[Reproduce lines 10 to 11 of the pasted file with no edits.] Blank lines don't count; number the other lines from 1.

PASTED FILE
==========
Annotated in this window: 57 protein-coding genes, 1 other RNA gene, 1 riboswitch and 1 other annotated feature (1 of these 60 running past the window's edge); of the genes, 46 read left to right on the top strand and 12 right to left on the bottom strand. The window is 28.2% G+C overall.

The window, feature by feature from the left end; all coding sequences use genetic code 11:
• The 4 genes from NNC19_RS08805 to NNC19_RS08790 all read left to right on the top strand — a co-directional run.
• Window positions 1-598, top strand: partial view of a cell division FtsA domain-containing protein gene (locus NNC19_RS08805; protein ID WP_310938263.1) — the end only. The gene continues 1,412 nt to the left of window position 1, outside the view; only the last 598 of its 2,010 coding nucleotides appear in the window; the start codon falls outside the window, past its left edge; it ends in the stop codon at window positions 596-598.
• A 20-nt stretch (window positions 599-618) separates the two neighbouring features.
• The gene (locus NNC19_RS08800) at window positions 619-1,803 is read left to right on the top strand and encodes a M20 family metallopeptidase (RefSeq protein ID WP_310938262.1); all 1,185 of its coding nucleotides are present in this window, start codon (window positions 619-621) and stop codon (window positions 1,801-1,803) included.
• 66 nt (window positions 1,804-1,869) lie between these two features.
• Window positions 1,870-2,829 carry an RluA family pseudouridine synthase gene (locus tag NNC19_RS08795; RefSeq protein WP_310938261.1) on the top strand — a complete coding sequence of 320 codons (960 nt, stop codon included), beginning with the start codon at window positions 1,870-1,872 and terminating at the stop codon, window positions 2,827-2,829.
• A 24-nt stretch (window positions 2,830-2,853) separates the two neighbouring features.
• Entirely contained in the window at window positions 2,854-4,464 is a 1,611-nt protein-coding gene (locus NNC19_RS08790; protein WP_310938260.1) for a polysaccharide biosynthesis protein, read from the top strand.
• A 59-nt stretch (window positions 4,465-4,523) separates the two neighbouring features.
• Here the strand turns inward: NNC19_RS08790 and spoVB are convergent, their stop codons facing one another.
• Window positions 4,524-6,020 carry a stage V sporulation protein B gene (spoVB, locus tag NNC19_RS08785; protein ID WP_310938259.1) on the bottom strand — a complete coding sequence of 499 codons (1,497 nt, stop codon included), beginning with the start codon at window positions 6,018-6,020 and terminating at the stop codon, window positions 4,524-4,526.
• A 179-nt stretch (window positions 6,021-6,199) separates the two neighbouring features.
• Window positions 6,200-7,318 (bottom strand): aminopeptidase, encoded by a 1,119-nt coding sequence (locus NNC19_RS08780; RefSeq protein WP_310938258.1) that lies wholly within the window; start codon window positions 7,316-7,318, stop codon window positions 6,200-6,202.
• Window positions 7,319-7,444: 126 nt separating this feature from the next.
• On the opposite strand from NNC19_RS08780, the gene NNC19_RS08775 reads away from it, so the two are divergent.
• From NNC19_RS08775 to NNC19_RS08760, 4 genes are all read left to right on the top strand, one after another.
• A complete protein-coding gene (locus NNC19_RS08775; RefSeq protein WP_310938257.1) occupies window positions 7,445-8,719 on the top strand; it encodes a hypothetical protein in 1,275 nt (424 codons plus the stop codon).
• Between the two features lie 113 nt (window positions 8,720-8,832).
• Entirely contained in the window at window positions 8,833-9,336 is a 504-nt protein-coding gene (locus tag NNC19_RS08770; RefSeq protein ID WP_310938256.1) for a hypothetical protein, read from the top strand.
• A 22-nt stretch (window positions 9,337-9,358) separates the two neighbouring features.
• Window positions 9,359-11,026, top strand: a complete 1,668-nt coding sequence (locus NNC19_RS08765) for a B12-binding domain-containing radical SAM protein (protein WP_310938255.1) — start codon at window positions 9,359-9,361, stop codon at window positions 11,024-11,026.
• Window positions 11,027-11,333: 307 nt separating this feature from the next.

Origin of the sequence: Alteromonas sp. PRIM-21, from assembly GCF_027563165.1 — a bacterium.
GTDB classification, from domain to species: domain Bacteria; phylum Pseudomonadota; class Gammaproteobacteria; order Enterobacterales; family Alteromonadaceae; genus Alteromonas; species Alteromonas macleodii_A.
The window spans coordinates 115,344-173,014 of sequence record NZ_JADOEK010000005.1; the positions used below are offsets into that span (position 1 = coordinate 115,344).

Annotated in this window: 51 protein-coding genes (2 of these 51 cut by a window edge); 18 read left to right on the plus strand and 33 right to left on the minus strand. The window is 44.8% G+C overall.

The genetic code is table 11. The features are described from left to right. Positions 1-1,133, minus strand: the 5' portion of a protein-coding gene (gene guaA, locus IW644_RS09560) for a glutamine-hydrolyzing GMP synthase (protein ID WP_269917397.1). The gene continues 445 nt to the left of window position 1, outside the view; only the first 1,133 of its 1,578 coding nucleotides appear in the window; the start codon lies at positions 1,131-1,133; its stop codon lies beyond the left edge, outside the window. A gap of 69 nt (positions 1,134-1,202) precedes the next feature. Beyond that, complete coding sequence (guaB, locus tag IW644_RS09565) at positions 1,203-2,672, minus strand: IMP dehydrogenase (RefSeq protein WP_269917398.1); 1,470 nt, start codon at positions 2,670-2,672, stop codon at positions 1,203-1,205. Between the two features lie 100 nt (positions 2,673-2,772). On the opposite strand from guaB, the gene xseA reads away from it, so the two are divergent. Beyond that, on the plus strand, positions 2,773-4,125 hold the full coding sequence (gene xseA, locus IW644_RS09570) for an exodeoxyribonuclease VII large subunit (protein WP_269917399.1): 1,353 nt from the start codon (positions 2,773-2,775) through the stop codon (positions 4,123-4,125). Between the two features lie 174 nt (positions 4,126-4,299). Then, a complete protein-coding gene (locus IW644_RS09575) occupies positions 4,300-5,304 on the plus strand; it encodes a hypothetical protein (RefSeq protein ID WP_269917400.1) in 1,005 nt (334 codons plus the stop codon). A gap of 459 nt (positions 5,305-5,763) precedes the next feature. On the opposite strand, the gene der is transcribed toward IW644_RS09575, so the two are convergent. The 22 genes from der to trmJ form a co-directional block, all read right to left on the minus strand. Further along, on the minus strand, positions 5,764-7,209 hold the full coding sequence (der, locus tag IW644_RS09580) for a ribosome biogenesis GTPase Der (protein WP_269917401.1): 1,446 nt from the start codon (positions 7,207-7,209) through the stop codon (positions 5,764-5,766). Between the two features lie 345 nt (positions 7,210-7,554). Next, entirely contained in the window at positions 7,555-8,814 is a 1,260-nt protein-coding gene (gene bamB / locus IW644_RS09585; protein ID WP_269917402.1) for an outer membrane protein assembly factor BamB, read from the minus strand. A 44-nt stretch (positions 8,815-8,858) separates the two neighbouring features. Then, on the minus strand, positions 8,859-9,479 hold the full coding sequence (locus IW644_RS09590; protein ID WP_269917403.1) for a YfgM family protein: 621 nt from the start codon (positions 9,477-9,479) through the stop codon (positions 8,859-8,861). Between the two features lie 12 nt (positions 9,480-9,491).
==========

• Entirely contained in the window at window positions 2,854-4,464 is a 1,611-nt protein-coding gene (locus NNC19_RS08790; protein WP_310938260.1) for a polysaccharide biosynthesis protein, read from the top strand.
• A 59-nt stretch (window positions 4,465-4,523) separates the two neighbouring features.